|Synonyms||cis-Diamminedichloroplatinum (II); Neoplatin; CDDP; cis-DDP; NSC119875; NK 801; TR170|
|Merck Index||14: 2317|
|Solubility||Soluble in DMF or DMSO. Sparingly soluble in water. Insoluble in ethanol.|
|Other Product Data||
Note: In aqueous solution cis-trans isomerization of cisplatin occurs. Isomerization is increased at elevated temperatures. Stability of cisplatin in aqueous solutions was enhanced by increasing the sodium chloride (NaCl) concentration to 0.9% and was adversely affected in alkaline solutions such as sodium bicarbonate solutions. Further, even though soluble in DMSO, we do not recommend to dissolve cisplatin in DMSO. DMSO inserts itself into the ligand. It is recommended to prepare all solutions fresh and protected from light.
|Shipping and Handling|
|Short Term Storage||+4°C|
|Long Term Storage||+4°C|
Keep cool and dry.
Protect from light and moisture.
|Use/Stability||Stable for at least 2 years after receipt when stored at +4°C.|
|Product Specification Sheet|
- Potent platinum-based antineoplastic agent [1, 10].
- Anticancer compound . Forms inter- and intrastrand DNA adducts/crosslinks, consequently blocking DNA replication and transcription and inducing cell death [2, 12, 13, 15].
- Nephrotoxic when used in vivo .
- Potent chemoimmunotherapeutic. Stimulates the immune responses by activating macrophages and other cells of the immune system [4, 6].
- Apoptosis inducer via p53-dependent and -independent mechanisms [5, 7, 8].
- Induces apoptosis through caspase-3 activation and XIAP expression inhibition [9, 14].
- Targets other proteins and enzymes .
- Non-competitive NHE-1 inhibitor, an archetypal, membrane-bound mechanosensitive sodium-hydrogen ion transporter .
- Antitumor action of cis-dichlorobis(methylamine)platinum(II): G.R. Gale, et al.; J. Natl. Cancer Inst. 51, 1227 (1973)
- Preliminary characterization of the adducts formed between the antitumor compounds cis-Pt(NH3)2Cl2 and DNA: N.P. Johnson; BBRC 104, 1394 (1982)
- Plasma platinum levels: relationship to cisplatin dose and nephrotoxicity: A.B. Campbell, et al.; Cancer Treat. Rep. 67, 169 (1983)
- Immune response of mice exposed to cis-diamminedichloroplatinum: O. Bagasra, et al.; Cancer Immunol. Immunother. 19, 142 (1985)
- Cisplatin induces a persistent activation of JNK that is related to cell death: I. Sanchez-Perez, et al.; Oncogene 16, 533 (1998)
- Antigen presentation by cisplatin-activated macrophages: role of soluble factor(s) and second messengers: R.A. Singh & A. Sodhi; Immunol. Cell Biol. 76, 513 (1998)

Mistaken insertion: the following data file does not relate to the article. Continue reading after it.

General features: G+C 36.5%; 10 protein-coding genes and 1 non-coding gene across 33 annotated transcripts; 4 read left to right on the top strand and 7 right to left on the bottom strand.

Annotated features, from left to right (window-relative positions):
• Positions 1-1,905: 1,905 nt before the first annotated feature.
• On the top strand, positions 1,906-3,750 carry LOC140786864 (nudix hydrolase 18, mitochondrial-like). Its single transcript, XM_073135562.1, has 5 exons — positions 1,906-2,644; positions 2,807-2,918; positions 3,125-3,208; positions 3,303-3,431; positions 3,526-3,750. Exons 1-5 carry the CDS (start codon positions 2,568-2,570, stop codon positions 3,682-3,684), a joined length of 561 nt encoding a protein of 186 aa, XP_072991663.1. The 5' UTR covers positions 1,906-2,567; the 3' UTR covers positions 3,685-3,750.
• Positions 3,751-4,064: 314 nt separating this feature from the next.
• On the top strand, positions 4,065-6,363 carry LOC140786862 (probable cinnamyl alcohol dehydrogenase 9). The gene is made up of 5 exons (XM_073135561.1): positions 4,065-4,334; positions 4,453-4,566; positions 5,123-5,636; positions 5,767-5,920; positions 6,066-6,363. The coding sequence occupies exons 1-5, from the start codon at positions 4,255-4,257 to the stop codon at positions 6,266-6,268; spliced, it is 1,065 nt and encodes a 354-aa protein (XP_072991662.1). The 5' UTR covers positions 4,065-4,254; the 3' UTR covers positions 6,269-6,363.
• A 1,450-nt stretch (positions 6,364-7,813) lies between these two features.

- Cisplatin-induced apoptosis in human proximal tubular epithelial cells is associated with the activation of the Fas/Fas ligand system: M.S. Razzaque, et al.; Histochem. Cell Biol. 111, 359 (1999)
- The tyrosine kinase c-Abl regulates p73 in apoptotic response to cisplatin-induced DNA damage: J.G. Gong, et al.; Nature 399, 806 (1999)
- Cisplatin (CDDP) specifically induces apoptosis via sequential activation of caspase-8, -3 and -6 in osteosarcoma: K. Seki, et al.; Cancer Chemother. Pharmacol. 45, 199 (2000)
- What is the "best" platinum: cisplatin, carboplatin, or oxaliplatin? J. Lokich; Cancer Invest. 19, 756 (2001)
- Biomolecular targets for platinum antitumor drugs: R.N. Bose; Mini Rev. Med. Chem. 2, 103 (2002)
- Cisplatin: mode of cytotoxic action and molecular basis of resistance: Z.H. Siddik; Oncogene 22, 7265 (2003)
- New clues for platinum antitumor chemistry: Kinetically controlled metal binding to DNA: J. Reedijk; PNAS 100, 3611 (2003)
- Cisplatin inhibits the expression of X-linked inhibitor of apoptosis protein in human LNCaP cells: T. Nomura, et al.; Urol. Oncol. 22, 453 (2004)
- Inhibition of transcription by platinum antitumor compounds: R.C. Todd & S.J. Lippard; Metallomics 1, 280 (2009)
- Nongenomic effects of cisplatin: acute inhibition of mechanosensitive transporters and channels without actin remodeling: N. Milosavljevic, et al.; Cancer Res. 70, 7514 (2010)
- RANKL signaling sustains primary tumor growth in genetically engineered mouse models of lung adenocarcinoma: J. Faget, et al.; J. Thoracic Oncol. 13, 387 (2017)
- GADD45α-targeted suicide gene therapy driven by synthetic CArG promoter E9NS sensitizes NSCLC cells to cisplatin, resveratrol, and radiation regardless of p53 status: Q. Shi, et al.; Onco Targets Ther. 12, 3161 (2019)
- Single-event tandem ICP-mass spectrometry for the quantification of chemotherapeutic drug-derived Pt and endogenous elements in individual human cells: T. Liu, et al.; Analyt. Chim. Acta 1177, 338797 (2021)